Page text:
Piano Sonata Sz.80

Composer: Béla Bartók (b. 1881 - d. 1945)
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Composer: Béla Bartók (b. 1881 - d. 1945)

Performance date: 27/06/2022

Venue: Bantry House

Composition Year: 1926

Duration: 00:12:23

Recording Engineer: Eduardo Prado, Ergodos

Instrumentation: pf

Instrumentation Category:Solo

Artists: Nathalia Milstein - [piano]

This programme features works from four master composers, who were also extraordinary pianists. And while the styles in structure, harmony and underlying expressions are totally different, they share some interesting characteristics. In the first place, all of them are very difficult to play well.

1926 is designated Bartók’s ‘Piano Year’ by musicologists and the year when his career really took off at an international level. There was a creative shift from Beethovian intensity to Bachian craftsmanship. Each of the three movements is in classical form and the Sonata as a whole is a paradigm of the new classicism Bartók was working towards, drawing on the old Baroque keyboard masters, like Scarlatti.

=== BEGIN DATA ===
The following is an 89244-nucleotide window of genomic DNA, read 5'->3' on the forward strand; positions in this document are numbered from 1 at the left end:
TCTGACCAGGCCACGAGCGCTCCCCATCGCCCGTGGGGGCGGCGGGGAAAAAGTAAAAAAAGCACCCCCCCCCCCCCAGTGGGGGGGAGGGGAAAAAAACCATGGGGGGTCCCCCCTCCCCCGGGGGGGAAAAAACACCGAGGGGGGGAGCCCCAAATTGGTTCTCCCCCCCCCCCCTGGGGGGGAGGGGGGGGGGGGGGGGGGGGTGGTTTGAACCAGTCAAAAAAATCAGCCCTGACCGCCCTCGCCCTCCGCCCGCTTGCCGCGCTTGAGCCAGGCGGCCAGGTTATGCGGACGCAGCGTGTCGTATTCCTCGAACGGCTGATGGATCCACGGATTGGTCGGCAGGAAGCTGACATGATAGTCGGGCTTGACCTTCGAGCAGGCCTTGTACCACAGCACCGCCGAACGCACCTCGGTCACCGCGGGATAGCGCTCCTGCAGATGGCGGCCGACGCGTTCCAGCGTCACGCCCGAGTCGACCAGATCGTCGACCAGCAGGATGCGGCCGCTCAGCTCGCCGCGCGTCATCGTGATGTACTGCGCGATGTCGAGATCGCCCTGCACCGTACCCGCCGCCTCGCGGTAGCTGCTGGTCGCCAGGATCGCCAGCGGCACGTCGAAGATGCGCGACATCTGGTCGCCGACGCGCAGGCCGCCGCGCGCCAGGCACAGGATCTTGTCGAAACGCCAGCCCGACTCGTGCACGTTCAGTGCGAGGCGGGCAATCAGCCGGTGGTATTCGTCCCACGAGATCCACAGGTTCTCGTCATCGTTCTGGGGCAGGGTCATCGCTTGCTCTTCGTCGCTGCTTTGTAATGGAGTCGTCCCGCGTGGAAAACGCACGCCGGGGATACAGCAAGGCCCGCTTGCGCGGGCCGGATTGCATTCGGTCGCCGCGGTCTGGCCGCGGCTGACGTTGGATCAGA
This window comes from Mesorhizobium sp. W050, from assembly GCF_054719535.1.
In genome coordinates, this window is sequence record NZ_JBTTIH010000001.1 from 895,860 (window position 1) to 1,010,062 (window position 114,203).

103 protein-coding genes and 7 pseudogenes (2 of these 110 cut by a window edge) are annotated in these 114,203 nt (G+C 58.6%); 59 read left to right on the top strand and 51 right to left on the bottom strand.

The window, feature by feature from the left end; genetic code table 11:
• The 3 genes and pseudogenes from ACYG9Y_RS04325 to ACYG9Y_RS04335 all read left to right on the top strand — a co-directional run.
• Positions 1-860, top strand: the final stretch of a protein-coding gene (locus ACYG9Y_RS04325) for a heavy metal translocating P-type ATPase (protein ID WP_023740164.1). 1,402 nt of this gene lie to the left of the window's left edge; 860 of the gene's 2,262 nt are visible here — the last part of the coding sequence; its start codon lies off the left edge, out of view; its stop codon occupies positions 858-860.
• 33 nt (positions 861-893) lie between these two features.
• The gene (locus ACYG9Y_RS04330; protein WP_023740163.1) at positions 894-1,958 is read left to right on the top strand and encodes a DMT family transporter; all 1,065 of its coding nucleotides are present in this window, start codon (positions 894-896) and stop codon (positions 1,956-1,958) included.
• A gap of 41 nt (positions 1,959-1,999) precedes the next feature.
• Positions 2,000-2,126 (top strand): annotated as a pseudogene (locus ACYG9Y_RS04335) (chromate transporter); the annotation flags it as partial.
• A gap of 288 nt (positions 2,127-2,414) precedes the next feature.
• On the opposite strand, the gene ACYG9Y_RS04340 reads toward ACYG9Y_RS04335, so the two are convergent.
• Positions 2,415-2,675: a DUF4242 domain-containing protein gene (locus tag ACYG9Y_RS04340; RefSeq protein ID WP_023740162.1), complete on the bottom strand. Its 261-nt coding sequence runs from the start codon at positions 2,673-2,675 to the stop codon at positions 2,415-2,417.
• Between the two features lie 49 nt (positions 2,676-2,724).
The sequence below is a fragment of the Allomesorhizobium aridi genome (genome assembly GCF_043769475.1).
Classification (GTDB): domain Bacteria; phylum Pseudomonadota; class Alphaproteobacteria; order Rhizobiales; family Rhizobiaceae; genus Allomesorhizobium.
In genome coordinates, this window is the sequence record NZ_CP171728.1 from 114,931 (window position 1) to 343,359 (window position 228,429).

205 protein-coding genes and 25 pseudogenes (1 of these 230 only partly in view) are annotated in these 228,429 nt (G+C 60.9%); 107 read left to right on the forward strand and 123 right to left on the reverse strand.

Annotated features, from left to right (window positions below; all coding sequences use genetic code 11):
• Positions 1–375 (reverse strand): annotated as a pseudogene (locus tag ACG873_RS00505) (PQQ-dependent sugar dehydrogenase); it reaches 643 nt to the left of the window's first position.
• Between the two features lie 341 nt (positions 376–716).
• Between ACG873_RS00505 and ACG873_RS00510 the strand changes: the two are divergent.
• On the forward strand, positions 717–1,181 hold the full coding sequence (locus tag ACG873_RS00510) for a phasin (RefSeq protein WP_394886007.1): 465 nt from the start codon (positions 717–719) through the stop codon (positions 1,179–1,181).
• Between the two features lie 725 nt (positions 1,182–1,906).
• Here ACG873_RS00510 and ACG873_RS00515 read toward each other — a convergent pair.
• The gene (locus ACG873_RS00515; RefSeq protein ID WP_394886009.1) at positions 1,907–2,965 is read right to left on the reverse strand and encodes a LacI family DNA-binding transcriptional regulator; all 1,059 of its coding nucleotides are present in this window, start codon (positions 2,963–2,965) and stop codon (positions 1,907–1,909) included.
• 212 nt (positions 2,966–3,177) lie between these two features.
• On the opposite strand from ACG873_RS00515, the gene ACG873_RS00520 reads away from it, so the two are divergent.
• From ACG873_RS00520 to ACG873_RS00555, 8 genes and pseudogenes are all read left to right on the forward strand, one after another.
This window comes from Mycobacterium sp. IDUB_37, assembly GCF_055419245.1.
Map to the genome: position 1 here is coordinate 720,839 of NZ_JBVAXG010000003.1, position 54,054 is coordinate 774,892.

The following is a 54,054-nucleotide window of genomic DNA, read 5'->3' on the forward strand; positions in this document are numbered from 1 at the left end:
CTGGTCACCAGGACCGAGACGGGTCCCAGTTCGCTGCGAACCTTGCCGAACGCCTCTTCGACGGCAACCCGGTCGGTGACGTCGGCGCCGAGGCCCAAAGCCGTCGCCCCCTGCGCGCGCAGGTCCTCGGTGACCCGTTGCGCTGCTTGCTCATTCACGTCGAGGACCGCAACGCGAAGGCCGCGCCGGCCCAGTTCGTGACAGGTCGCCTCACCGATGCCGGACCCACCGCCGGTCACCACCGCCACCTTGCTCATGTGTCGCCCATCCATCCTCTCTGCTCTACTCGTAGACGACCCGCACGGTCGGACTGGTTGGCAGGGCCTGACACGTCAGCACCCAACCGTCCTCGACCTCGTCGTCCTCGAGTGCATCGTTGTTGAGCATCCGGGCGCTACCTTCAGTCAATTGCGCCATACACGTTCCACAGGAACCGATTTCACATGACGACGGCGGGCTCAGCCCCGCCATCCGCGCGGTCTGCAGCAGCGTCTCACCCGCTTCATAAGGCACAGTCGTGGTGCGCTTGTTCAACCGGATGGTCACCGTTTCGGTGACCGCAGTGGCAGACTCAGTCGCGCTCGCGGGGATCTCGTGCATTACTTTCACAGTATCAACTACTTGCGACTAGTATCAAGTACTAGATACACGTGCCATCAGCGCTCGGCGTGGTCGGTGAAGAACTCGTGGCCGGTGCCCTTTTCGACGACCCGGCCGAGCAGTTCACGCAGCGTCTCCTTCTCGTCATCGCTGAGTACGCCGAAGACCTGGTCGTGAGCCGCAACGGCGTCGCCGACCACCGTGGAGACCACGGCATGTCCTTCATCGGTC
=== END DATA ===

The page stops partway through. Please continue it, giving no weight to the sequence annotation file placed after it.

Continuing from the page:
Bartók’s Piano Sonata begins with one of the most stylish openings in the programme. The entire first movement is rhythmically exciting and the interaction of the different hands is a masterpiece of harmony and melodic genius. It’s exciting and modern and creates a sense of anticipation that is rewarded with an increase in tempo as the movement moves towards the close. The second movement, by contrast is subdued with a denser texture and chord clusters that emphasises harmonic dissonances in way that is edgier and more disruptive than the previous movement’s rapid melodies. The third movement has a jazzy syncopation that keeps the listener on edge. The left hand is very percussive and pushes the movement forward to a sudden finish, while throughout, the right hand melody contains elements of Bartók’s characteristic folk-music influences. The rich contrapuntal sections in the Sonata show the influences of the early masters of that instrument. Bartók himself was a pianist of extraordinary talent and the compositional devices used in his piano works from 1926 show how far he was testing the possibilities of what the piano can do. And so in the Sonata we hear not only the rapid melodies for the dextrous fingers, but also the grounding percussive qualities and rhythmic potentials.

Helen Dawson